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Kronos Quartet Plays Music from Banned Countries

Mahsa Vadat and the Kronos Quartet

Mahsa Vahdat, center, with the Kronos Quartet (left to right, David Harrington, John Sherba, Hank Dutt and Sunny Yang) performing its "Music for Change: The Banned Countries" program at UC Santa Barbara's Campbell Hall on Tuesday night (David Bazemore /Arts & Lectures, UCSB)

Dec 7 2018

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Announcements, In the News

As a direct protest to the 2017 Executive Orders limiting travel to the United States by people from largely Muslim-majority countries, San Francisco’s Grammy Award–winning Kronos Quartet created a new program featuring music from the original seven “banned” countries—Iran, Iraq, Libya, Somalia, Sudan, Syria, and Yemen—among others. Kronos’ Music for Change: The Banned Countries highlights a rich diversity of artistic voices, including works composed specifically for the performance, new collaborations, and signature works from Kronos’ extensive repertoire.

The Hamid and Christina Moghadam Program in Iranian Studies was involved in the early conceptualization of this project and helped commission works in the performance. Music for Change premiered at Stanford University with an introductory panel discussion on the effects of the travel with Professor Abbas Milani, Ambassador Michael McFaul, Professor Martha Crenshaw, and David Harrington, Kronos' Artistic Director. Listen to audio from the discussion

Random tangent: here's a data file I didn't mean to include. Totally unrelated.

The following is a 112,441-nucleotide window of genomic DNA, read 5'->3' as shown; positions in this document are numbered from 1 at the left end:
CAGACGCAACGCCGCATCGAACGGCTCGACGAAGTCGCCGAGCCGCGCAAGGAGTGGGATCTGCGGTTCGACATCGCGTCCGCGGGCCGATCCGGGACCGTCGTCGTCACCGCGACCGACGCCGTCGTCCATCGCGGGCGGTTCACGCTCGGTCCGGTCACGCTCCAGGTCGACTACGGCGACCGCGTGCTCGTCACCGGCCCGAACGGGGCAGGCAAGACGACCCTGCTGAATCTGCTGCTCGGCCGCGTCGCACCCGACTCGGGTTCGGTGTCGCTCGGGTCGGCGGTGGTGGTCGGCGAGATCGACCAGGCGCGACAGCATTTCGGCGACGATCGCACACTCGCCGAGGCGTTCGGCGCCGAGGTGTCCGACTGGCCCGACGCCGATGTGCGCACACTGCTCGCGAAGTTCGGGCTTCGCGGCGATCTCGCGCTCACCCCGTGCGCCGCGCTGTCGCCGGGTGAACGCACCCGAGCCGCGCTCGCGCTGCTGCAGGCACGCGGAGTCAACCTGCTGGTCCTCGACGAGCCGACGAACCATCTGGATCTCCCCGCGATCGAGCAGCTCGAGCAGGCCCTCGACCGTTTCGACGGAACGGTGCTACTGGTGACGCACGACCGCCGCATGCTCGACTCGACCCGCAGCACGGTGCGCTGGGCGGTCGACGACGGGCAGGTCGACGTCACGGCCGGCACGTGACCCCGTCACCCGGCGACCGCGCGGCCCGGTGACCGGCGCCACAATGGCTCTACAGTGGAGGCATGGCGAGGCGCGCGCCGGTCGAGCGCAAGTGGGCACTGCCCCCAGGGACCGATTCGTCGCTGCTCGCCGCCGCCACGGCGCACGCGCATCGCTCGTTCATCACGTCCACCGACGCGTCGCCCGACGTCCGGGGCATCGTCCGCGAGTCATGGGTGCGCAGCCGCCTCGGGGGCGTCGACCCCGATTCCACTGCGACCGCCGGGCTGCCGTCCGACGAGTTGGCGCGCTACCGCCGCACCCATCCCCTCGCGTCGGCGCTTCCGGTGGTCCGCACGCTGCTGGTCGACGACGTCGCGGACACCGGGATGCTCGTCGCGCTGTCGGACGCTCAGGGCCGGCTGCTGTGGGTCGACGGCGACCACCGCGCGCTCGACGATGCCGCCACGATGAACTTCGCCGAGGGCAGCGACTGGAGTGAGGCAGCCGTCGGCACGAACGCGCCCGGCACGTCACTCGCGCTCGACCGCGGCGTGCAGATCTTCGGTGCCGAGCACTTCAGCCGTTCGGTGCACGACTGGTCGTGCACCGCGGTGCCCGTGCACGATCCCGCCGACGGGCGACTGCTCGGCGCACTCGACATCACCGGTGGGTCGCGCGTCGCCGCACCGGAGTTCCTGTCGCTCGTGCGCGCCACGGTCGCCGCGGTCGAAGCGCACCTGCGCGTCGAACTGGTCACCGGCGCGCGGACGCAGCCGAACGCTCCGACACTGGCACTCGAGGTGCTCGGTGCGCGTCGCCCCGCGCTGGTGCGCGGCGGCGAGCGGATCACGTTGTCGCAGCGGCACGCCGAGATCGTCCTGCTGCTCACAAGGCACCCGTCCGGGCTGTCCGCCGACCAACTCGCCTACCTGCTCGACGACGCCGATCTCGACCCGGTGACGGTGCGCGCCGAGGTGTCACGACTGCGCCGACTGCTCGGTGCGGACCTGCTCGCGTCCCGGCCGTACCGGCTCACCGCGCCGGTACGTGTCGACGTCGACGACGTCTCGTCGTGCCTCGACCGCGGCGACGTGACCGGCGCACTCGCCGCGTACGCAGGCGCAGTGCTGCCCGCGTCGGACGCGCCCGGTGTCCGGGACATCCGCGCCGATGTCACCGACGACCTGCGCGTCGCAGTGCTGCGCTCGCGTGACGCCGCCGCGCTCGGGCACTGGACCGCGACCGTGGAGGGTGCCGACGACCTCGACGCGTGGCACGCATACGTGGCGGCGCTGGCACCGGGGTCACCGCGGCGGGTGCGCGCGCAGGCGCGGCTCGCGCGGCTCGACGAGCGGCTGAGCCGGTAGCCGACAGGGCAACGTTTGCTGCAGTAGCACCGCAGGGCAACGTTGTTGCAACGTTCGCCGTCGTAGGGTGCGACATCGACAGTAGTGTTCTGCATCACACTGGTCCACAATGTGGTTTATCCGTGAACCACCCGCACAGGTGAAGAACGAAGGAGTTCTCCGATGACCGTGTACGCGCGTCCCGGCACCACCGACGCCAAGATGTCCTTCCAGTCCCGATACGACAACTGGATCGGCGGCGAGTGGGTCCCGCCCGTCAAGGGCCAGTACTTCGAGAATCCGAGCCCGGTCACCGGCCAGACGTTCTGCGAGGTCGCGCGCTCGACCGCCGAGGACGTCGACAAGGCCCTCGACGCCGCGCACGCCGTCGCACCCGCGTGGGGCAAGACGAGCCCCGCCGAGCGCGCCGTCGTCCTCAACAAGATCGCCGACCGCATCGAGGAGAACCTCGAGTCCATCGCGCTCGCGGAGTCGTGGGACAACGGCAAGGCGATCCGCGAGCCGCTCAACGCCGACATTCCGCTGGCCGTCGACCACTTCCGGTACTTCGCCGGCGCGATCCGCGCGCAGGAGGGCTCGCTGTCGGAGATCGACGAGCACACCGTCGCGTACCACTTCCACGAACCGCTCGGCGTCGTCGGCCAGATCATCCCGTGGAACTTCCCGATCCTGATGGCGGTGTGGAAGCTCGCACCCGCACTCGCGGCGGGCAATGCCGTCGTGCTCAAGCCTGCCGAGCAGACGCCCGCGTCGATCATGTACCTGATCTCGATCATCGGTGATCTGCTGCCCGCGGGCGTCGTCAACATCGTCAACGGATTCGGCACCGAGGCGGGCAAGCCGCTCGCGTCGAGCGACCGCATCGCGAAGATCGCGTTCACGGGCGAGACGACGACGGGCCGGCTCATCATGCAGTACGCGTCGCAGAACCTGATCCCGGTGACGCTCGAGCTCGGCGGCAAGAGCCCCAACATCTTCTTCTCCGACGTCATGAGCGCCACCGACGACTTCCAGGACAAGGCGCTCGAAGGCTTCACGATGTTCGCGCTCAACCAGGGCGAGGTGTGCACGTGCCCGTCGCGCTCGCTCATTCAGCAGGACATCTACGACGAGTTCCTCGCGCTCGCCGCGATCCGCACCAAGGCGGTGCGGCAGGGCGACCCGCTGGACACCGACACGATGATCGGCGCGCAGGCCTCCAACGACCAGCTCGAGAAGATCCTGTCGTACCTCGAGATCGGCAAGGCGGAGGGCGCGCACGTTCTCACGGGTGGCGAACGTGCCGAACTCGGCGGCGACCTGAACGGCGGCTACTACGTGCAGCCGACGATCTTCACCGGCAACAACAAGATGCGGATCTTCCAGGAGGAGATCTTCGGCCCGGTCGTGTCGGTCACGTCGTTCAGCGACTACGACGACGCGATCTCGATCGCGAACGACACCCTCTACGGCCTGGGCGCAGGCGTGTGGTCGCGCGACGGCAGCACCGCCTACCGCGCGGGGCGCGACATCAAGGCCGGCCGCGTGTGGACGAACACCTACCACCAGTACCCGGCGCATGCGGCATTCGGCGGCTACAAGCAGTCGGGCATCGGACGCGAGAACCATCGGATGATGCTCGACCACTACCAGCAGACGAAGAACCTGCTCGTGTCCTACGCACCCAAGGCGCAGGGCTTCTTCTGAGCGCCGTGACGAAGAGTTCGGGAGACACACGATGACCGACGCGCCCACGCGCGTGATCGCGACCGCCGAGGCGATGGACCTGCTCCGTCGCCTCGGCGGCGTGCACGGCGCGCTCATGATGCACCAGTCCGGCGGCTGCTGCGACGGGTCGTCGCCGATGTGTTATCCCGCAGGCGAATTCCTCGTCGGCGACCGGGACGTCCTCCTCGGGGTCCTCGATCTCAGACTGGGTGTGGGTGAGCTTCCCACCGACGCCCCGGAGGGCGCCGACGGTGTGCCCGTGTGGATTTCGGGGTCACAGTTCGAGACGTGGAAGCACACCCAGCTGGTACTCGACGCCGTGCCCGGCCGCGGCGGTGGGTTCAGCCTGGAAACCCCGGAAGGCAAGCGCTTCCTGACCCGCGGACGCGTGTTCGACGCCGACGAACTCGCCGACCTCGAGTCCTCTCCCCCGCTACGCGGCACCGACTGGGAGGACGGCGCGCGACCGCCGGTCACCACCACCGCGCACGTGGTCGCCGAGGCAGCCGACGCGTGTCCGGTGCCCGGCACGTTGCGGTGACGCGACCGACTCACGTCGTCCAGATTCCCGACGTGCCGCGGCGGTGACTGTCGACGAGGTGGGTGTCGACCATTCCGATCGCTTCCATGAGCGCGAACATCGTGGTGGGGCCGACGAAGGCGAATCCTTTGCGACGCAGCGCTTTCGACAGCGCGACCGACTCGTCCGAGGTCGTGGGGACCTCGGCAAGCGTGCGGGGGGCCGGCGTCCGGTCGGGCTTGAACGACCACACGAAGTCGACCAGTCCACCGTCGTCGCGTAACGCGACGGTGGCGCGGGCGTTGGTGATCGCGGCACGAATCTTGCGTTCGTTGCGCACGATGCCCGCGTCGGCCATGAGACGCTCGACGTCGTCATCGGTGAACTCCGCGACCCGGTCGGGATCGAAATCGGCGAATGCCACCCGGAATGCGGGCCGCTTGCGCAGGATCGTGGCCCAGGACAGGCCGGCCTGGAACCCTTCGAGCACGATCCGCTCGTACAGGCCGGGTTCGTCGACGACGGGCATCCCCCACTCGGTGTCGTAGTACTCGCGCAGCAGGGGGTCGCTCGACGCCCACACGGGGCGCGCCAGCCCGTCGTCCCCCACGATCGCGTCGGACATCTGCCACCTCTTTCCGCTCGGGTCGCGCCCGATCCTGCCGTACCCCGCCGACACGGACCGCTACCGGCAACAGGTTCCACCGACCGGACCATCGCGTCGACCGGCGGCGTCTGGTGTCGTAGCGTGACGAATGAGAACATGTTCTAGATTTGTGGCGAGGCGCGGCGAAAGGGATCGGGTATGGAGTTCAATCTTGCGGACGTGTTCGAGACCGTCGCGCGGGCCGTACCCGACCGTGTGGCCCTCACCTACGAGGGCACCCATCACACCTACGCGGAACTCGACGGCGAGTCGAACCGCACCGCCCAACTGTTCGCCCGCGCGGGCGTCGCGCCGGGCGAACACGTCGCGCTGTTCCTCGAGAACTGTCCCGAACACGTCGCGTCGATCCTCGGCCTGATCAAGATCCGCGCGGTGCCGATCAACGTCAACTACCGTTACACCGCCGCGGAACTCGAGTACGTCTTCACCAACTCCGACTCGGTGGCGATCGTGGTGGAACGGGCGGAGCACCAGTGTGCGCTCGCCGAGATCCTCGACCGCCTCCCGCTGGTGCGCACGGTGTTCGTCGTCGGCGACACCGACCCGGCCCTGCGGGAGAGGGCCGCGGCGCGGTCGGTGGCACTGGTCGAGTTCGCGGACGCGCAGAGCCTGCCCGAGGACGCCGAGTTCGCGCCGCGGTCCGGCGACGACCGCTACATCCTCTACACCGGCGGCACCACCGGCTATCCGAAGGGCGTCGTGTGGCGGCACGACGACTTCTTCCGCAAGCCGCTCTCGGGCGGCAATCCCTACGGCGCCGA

As Music for Change tours the U.S., read reviews of the unique and moving performance. 


Review: In defiance of Trump, Kronos Quartet plays music from banned countries

Mark Swed, Los Angeles Times

"The political context of the program, part of UCSB’s Arts & Lectures series, was the quartet’s reaction to the 2017 executive orders restricting entry to the U.S. from certain Muslim-majority countries. Among the victims have been touring artists. “Music,” to quote a statement in the program note, “provides an irrefutable response to those seeking to divide and demonize peoples.”

And yet pieces from Middle Eastern and African nations, along with a set of songs sung by the Iranian vocalist Mahsa Vahdat (and the manner in which they were presented) offered no overt political message. Rather, this was a journey of discovery for which the audience couldn’t quite be prepared..."